Let grateful appreciation be rendered for that multitude of normal conditions and normal people that undoubtedly exists amongst us. Let us learn to appreciate and admire the lives and characters which do nothing to make "news," but which determine our happiness and comfort. Let us give thanks for the heroes and heroines of everyday life who in modesty and quiet, mostly not even knowing what power they exert, are determining the future of the family, society, the State, the world. Their names will not appear in the papers, but they will be written in the hearts and lives which they influence for good. They will not have monuments erected to them nor be put upon pedestals of fame, but they will be the great foundation upon which all that is good and true will be built. The solid granite massed in the earth, hidden away by the overlaying alluvium, will be there when the products of decay and disintegration have disappeared forever, and when the monuments which men have reared have crumbled to dust. In like manner the great unseen good that is all around us, working normally, systematically, while unheralded, is the enduring basis of all that is great and good and solid in the world. It makes neither news nor poise, but it makes the sublimest part of life. It should not be forgotten or unappreciated.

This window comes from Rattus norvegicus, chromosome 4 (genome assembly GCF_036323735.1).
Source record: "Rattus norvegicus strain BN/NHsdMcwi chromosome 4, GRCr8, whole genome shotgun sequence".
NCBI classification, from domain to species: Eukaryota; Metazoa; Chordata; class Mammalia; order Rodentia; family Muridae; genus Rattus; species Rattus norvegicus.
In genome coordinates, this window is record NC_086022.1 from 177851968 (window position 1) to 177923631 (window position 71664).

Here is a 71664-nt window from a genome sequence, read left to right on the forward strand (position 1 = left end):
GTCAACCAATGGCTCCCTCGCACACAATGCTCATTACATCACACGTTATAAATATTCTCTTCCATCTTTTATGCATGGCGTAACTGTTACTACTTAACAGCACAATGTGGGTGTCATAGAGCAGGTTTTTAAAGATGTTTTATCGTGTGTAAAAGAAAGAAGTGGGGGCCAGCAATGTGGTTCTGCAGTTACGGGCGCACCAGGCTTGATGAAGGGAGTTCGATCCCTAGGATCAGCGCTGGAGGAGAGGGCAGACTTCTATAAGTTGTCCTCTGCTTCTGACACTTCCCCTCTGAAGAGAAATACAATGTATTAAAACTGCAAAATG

—George Summey, The Daily Picayune, New Orleans, La., Nov. 29, 1907.

Real greatness is always simple. The secret of hero worship is not that we look upon our heroes as something apart and different from ourselves, but that we see in them the fulfillment of our dreams; we see them doing what we have failed to do so clumsily and have failed.

—Clarence T. Brown, Salt Lake Herald, Salt Lake City, Utah, March 5, 1900.

True heroism is that which has as its object the fighting of the battles of the poor and helpless, inspiring the discouraged and hopeless and lifting burdens from the shoulders of those struggling against the ills of life and the impositions of the cruel and tyrannical.

—DeWitt McMurray, Baptist Standard, Dallas, Texas, Feb. 22, 1923.

A hero is one who has usually been comparatively inconspicuous until some great crisis calls for courage and devotion, when he comes forward and "delivers the goods" and saves the situation. A crisis is not a state in which we can live but is a point or time where we either move forward or go backwards. It indicates that there is no choice in the matter, but conditions force us to face the crisis.

—A.J. Smith, Christian Index, Atlanta, Ga., Oct. 23, 1919.